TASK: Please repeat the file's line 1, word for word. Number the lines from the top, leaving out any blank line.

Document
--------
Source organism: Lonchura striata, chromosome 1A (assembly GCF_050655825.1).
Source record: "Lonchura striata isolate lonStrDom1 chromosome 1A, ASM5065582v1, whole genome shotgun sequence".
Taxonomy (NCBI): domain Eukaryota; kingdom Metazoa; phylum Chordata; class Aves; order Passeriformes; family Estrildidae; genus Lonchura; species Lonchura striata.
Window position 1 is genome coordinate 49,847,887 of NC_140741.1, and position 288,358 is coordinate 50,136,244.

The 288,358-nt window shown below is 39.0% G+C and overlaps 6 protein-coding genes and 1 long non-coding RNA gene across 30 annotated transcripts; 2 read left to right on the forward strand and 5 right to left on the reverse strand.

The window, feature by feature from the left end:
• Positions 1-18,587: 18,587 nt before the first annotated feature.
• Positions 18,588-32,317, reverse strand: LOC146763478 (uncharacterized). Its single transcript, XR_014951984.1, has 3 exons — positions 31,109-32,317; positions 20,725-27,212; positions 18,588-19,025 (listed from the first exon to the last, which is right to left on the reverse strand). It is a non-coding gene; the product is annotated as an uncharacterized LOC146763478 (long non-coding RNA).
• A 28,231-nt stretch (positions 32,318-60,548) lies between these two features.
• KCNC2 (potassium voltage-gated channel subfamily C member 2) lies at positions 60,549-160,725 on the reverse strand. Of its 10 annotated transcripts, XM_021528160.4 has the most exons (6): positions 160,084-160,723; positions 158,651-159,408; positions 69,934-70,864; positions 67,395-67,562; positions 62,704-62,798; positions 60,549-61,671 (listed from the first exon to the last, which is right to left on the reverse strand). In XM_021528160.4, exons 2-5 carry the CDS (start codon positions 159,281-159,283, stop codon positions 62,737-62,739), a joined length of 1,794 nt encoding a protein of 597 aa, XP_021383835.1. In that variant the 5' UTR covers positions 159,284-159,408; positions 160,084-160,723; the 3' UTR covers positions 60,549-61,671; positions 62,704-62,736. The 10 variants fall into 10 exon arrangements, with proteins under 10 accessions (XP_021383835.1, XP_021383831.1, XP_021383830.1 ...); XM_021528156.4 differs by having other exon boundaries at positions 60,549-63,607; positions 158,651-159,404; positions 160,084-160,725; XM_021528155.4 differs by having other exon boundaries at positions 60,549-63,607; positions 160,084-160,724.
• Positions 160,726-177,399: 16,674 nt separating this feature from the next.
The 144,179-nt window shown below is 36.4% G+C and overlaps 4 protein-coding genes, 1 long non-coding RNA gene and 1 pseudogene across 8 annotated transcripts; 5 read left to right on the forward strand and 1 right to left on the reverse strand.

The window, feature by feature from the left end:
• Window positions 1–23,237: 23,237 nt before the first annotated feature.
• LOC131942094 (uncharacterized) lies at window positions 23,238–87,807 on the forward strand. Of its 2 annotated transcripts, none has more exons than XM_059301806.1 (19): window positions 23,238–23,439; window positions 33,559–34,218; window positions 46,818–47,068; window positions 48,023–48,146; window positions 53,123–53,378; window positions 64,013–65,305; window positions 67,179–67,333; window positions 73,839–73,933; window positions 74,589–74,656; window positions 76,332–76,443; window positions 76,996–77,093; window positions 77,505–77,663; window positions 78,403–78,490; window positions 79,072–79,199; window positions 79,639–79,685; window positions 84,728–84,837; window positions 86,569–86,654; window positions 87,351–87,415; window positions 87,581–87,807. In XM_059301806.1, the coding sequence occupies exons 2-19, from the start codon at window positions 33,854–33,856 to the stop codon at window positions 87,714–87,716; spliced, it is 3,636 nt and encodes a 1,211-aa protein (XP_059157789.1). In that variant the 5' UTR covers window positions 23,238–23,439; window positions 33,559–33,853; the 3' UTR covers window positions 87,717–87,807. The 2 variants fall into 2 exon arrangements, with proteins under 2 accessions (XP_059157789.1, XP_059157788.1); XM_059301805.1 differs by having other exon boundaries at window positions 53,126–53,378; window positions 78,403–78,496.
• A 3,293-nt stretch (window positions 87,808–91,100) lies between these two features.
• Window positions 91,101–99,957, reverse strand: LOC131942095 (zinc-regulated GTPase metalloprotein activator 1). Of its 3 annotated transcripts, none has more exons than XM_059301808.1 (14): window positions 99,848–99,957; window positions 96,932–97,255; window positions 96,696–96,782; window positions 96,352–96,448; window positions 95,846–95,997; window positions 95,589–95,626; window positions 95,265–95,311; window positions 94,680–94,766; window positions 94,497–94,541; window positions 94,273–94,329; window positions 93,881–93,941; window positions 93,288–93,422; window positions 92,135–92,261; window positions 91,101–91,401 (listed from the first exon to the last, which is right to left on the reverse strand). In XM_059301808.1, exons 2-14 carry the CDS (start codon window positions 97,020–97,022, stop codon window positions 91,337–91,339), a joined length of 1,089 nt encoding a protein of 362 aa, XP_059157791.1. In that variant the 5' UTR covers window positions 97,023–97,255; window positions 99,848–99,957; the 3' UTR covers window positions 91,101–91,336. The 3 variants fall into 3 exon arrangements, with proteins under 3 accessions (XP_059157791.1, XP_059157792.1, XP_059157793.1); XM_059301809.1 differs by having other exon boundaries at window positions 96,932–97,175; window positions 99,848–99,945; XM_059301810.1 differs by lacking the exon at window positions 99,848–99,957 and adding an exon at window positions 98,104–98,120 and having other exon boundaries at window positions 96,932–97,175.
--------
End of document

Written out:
Source organism: Lonchura striata, chromosome 1A (assembly GCF_050655825.1).